How do we evaluate a group of people after a few negative experiences with some members but mostly positive experiences otherwise? How do rare experiences influence our overall impression? We show that rare events may be overweighted due to normative inference of the hidden causes that are believed to generate the observed events. We propose a Bayesian inference model that organizes environmental statistics by combining similar events and separating outlying observations. Relying on the model’s inferred latent causes for group evaluation overweights rare or variable events. We tested the model’s predictions in eight experiments where participants observed a sequence of social or non-social behaviours and estimated their average. As predicted, estimates were biased toward sparse events when estimating after seeing all observations, but not when tracking a summary value as observations accrued. Our results suggest that biases in evaluation may arise from inferring the hidden causes of group members’ behaviours.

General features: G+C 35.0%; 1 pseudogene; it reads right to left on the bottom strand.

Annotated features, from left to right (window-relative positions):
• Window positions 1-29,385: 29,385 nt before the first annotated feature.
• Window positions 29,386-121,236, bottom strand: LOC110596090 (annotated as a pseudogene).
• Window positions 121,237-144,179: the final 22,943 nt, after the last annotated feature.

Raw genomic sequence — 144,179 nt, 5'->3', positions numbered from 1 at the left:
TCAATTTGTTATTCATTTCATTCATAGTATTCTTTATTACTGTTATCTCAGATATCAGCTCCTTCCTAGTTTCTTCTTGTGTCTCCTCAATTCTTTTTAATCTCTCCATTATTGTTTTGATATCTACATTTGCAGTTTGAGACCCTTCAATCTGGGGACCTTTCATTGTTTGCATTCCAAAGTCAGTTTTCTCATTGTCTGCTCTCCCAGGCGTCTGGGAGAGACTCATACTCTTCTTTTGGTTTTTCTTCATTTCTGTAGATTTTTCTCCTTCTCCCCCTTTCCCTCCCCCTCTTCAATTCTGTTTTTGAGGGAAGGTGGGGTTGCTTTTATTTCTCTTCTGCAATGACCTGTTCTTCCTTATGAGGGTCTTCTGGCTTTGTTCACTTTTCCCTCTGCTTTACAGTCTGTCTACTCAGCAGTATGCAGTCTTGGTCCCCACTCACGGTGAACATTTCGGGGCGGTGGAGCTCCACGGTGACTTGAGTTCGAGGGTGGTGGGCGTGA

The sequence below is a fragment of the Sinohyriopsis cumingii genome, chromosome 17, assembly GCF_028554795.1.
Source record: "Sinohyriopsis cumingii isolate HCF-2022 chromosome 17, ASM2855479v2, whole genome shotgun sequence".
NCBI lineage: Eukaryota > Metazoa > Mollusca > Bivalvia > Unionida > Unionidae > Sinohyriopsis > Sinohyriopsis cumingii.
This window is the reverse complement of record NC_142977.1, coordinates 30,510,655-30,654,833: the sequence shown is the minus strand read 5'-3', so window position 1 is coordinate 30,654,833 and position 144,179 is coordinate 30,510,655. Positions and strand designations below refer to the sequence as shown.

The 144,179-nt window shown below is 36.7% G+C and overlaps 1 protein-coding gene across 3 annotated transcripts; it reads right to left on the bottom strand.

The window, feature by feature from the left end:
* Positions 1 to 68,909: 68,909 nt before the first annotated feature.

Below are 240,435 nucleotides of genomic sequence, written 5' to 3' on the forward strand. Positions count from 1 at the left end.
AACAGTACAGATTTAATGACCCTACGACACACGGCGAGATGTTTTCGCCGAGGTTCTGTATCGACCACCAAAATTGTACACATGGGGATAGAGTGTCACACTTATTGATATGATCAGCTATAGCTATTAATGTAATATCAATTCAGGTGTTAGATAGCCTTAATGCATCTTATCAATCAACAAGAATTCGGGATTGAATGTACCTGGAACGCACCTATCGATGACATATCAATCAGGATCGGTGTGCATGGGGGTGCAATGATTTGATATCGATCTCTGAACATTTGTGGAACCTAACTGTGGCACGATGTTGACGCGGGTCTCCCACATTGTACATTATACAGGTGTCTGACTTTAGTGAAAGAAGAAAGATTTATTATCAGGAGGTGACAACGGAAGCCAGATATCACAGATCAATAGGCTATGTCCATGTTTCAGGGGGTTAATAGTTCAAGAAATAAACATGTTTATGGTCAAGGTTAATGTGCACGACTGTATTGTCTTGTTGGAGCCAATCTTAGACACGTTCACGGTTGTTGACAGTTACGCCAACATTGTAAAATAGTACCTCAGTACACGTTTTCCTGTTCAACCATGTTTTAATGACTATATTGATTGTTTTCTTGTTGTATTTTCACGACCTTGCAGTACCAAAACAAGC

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The data that support the findings of this study are available at https://osf.io/fdcvw.
Custom code that supports the findings of this study is available from the corresponding author upon request.
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This work is supported by grant number W911NF-14-1-0101 from the Army Research Office and grant R01DA042065 from the National Institute of Drug Abuse. The funders had no role in study design, data collection and analysis, decision to publish or preparation of the manuscript. The authors are grateful to S. DuBrow and A. Radulescu for comments on an earlier draft.
The authors declare no competing interests.
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Shin, Y.S., Niv, Y. Biased evaluations emerge from inferring hidden causes. Nat Hum Behav (2021). https://doi.org/10.1038/s41562-021-01065-0
Trends in Cognitive Sciences (2021)